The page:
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Delirium and Functional Recovery in Patients Discharged to Skilled Nursing Facilities After Hospitalization for Heart Failure.

Madrigal C, Kim J, Jiang L, Lafo J, Bozzay M, Primack J, Correia S, Erqou S, Wu WC, Rudolph JL. Delirium and Functional Recovery in Patients Discharged to Skilled Nursing Facilities After Hospitalization for Heart Failure. JAMA Network Open. 2021 Mar 1; 4(3):e2037968.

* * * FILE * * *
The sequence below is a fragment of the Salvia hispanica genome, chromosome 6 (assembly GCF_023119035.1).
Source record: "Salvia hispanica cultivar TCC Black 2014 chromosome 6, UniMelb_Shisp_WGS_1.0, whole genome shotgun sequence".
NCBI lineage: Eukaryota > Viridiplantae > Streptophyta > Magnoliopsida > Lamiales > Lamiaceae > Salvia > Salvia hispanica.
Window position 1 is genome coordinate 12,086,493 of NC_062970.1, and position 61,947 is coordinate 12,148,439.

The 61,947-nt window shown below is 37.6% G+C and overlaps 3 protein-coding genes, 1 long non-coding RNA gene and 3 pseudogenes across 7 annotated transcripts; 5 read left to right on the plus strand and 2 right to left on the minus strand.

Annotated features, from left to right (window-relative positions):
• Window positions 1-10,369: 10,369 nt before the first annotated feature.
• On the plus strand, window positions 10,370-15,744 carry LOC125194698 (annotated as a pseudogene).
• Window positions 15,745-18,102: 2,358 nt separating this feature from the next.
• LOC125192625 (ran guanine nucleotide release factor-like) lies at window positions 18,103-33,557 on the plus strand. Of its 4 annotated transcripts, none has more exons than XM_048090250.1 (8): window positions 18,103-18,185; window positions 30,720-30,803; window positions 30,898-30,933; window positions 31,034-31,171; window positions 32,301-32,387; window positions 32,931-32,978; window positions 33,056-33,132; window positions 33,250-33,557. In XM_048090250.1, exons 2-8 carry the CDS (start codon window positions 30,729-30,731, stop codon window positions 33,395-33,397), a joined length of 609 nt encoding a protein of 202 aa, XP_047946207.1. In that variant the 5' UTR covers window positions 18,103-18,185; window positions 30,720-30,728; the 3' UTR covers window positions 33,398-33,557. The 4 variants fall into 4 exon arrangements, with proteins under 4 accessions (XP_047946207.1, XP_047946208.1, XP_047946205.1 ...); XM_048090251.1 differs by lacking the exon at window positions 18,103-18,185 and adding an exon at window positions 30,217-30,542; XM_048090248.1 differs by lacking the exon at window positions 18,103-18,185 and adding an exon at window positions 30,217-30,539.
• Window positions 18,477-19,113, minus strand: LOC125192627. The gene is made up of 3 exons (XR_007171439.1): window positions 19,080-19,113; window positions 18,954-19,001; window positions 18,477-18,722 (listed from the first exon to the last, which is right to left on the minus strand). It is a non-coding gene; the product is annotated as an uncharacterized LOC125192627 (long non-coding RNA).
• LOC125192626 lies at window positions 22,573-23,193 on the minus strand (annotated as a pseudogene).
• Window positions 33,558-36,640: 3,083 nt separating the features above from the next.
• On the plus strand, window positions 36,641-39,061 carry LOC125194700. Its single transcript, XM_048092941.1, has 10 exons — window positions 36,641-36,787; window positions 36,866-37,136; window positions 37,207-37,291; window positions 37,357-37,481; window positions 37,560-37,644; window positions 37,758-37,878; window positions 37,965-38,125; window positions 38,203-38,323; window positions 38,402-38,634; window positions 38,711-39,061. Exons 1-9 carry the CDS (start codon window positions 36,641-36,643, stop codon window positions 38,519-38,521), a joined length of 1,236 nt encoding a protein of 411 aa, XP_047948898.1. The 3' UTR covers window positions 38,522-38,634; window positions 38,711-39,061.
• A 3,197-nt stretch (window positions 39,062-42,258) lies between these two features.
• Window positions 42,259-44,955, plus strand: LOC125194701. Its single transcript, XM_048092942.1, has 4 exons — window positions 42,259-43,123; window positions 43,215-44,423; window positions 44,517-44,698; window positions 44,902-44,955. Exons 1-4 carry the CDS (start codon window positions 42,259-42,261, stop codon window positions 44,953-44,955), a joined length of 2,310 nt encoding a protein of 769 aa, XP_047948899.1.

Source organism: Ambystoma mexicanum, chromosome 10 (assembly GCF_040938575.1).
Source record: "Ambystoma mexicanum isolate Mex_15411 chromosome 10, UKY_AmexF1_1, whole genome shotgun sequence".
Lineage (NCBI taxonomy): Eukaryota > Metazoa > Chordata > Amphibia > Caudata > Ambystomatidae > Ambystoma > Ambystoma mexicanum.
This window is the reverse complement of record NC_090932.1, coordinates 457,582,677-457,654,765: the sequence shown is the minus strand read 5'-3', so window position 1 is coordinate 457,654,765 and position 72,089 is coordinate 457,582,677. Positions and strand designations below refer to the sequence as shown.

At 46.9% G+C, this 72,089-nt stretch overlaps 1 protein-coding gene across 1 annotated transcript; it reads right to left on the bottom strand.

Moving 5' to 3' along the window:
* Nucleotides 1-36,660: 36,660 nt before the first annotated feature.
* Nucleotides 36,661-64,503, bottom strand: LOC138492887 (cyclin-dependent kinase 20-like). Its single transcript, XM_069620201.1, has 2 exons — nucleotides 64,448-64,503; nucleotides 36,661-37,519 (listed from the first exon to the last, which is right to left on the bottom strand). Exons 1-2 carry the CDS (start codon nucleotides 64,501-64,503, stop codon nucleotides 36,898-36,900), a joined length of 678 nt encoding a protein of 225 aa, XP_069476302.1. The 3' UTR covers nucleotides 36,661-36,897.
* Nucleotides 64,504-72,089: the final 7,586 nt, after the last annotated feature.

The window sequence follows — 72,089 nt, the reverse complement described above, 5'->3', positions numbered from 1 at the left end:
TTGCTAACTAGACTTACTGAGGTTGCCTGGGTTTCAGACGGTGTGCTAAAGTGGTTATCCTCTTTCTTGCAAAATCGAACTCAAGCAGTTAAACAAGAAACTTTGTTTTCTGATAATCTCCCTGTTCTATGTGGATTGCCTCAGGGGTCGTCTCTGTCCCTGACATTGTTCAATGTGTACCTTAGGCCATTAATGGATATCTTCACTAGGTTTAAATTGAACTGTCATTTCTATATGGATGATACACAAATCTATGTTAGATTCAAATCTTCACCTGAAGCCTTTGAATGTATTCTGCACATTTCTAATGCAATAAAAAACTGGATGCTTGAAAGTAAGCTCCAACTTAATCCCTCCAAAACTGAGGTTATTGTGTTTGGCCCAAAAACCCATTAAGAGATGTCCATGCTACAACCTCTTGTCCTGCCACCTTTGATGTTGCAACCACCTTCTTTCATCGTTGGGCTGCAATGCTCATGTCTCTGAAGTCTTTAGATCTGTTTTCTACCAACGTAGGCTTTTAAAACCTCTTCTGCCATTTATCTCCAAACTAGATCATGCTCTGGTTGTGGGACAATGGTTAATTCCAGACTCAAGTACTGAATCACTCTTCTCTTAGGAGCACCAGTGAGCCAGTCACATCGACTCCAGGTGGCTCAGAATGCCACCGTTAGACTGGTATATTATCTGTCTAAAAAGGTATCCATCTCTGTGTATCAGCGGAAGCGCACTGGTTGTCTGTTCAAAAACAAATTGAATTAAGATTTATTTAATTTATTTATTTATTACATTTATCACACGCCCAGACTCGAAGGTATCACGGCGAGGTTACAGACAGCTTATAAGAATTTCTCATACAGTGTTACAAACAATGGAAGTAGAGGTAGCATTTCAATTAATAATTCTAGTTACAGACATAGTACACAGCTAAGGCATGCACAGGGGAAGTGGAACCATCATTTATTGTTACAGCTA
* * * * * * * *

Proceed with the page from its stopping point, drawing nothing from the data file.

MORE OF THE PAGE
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Importance: A substantial number of patients discharged to skilled nursing facilities (SNFs) after heart failure (HF) hospitalization experience regression in function or do not improve. Delirium is one of few modifiable risk factors in this patient population. Therefore, understanding the role of delirium in functional recovery may be useful for improving outcomes. Objective: To assess the association of delirium with 30-day functional improvement in patients discharged to SNFs after HF hospitalization. Design, Setting, and Participants: This retrospective cohort study included patients hospitalized for HF in 129 US Department of Veterans Affairs hospitals who were discharged to SNFs from October 1, 2010, to September 30, 2015. Data were analyzed from June 14 to December 18, 2020. Exposures: Delirium, as determined by the Minimum Data Set (MDS) 3.0 Confusion Assessment Method, with dementia as a covariate, determined via International Classification of Diseases, Ninth Revision (ICD-9) coding. Main Outcomes and Measures: The difference between admission and 30-day MDS 3.0 Activities of Daily Living (ADL) scores. Results: A total of 20?495 patients (mean [SD] age, 78 [10.3] years; 78.9% White; and 97% male) were included in the analysis. Of the total sample, 882 patients (4.3%) had delirium on an SNF admission. The mean (SD) baseline ADL score on admission to SNF was significantly worse among patients with delirium than without (18.3 [4.7] vs 16.1 [5.2]; P? < .001; d? = 0.44.). On the 30-day repeated assessment, mean (SD) function (ADL scores) improved for both patients with delirium (0.6 [2.9]) and without delirium (1.8 [3.6]) (P? < .001; d? = -0.38). In the multivariate adjusted model, delirium was associated with statistically significant lower ADL improvement (difference in ADL score, -1.07; 95% CI, -1.31 to -0.83; P? < .001). Conclusions and Relevance: In this retrospective cohort study, patients with HF discharged to SNFs with delirium were less likely to show improvement in function compared with patients without delirium. Findings suggest a potential need to reexamine how and when health care professionals assess delirium in HF patients throughout their hospitalization and SNF course. Identifying and treating delirium for HF patients earlier in their care trajectory may play an important role in improving care and long-term functional outcomes in this population. Future research is warranted to further investigate the association between delirium and functional recovery for HF and other patient populations.

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